I tried that a while back and 10W-30 made absolutely NO difference in my
oil consumption. My car's been fed 5W-30 since day one. It now has 260,000
miles on it and gets over 2,000 miles per US quart.
How's your oil consumption?
Unfortunately, I did not monitor my oil consumption.
As of this message, I will begin doing so.
I simply get my oil changes around every 4,000 miles or so. If I was able
to get 2,000 miles per US quart, and 3.8 quarts of new oil are installed
per go around, could I, in theory, reach 7,500 miles between oil changes?
Oil is not consumed as fuel is. If it was, they wouldn't have to drain it.
How dirty is your oil at 4000 miles is the question? At 148,000, my '01
Accord doing 7K oil changes (I have a long highway commute) the oil is
dirty, but not black.
If you are consuming oil, that means you are burning oil. Others can give a
better description of the mechanics behind how oil gets into the fuel being
burned, but in essence, in those cases a thicker oil might not sneak by the
way thinner oil does. If you're not burning any oil (as in 3.8 quarts are
coming out at each change) then there is no need for thicker oil as you do
not have a problem with the thin stuff.
Our local Honda dealer only offers 5-20 for all Hondas new and old with the
claim that Honda has authorized this. My Prelude calls for 5-30 or possibly
10-30 in hot weather which we have in abundance here in mid GA in Summer.
Am I right to be uneasy about using 5-20.
What year is your Prelude? How many miles?
Try it for one go-around and see what happens. I'll bet you won't notice
any difference of any kind. The 5W-20 is part synthetic, so it has slightly
better film strength. Film strength is probably comparable to that of 5W-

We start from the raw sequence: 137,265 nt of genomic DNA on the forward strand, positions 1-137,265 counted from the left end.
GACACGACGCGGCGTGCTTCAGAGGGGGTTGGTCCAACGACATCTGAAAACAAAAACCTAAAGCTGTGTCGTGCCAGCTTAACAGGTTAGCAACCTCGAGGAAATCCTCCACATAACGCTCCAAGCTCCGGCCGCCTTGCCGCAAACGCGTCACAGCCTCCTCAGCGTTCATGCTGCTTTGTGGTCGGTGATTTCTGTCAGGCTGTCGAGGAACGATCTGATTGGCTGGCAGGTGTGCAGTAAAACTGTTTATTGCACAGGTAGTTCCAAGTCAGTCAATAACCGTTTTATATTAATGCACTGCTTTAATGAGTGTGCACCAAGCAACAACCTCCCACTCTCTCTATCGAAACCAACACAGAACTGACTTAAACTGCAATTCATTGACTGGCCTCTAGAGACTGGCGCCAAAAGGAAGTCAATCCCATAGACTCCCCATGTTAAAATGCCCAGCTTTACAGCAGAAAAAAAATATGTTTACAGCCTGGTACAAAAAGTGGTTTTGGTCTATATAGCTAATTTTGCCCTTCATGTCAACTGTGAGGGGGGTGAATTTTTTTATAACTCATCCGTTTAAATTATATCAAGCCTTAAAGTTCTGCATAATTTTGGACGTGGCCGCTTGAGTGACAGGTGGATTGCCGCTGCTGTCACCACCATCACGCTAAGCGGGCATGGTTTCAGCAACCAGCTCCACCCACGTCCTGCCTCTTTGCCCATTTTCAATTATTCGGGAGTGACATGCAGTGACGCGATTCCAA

What's the "risk" with the factory recommended 5w-20? My '01 Accord EX-v6
with 148,000 miles and 7k between changes is still running strong, running
smooth and starting up on the first try.
I bought a Honda for durability and economics. You seem to be wasting a bit
of the economical advantage of a Honda.
I use a 5-30 in winter, and a 10-40 in summer for my 88 civic, also in
mid-ga. burns a bit of oil, and a little water in the summer (refill
the expansion bottle once a week basically) but its been 3 years and
no problems on that score.
Not to dispute Tegger's claim, but just to offer evidence that your
mechanics are not totally whack-o: I have seen internet sites that suggest
switching to a higher viscosity oil for older cars. It's worth googling.
I've seen that also, but usually in reference to burning oil and how to stop
said oil from making it into the combustion chamber. If the thin stuff
isn't sneaking by the rings, then switching to thicker stuff won't have any
I'm not seeing your posts, for some reason, just other peoples' replies to
If an engine is consuming oil, it means the oil control rings are worn out.
If you were using 5W-30 and were experiencing excessive oil consumption,
you'd have to move up to something like a 20W-50 before it made any
meaningful difference. Simply going up from 5W to 10W will do absolutely
nothing, especially when the hot end of it is still the same (30).
My oil consumption used to be roughly 8K/qt when the car had 100K miles.
Now I'm down to just over 2K miles. That's with 5W-30 and 260K on the
My oil check procedure is this:
1) Change oil
2) With engine COLD and having sat overnight, check oil and note dipstick
3) Drive car 1,000 miles
Repeat from #2.
The car is ALWAYS checked with it parked in the identical same spot, at the
When I temporarily switched from 5W-30 to 10W-30, there was zero difference
in oil consumption. I moved back to 5W-30 to take advantage of 5W-30's
slightly better cold flow characteristics.
I think the general idea in this is that the thinner oil will seap
thru seals and gaskets that are aging. It's the same principle of
why you don't use synthetic oil on old cars. It's so slick that it
will leak in almost every seal. Another thing is the piston rings
that might not scrape the oil from the cylinder walls.
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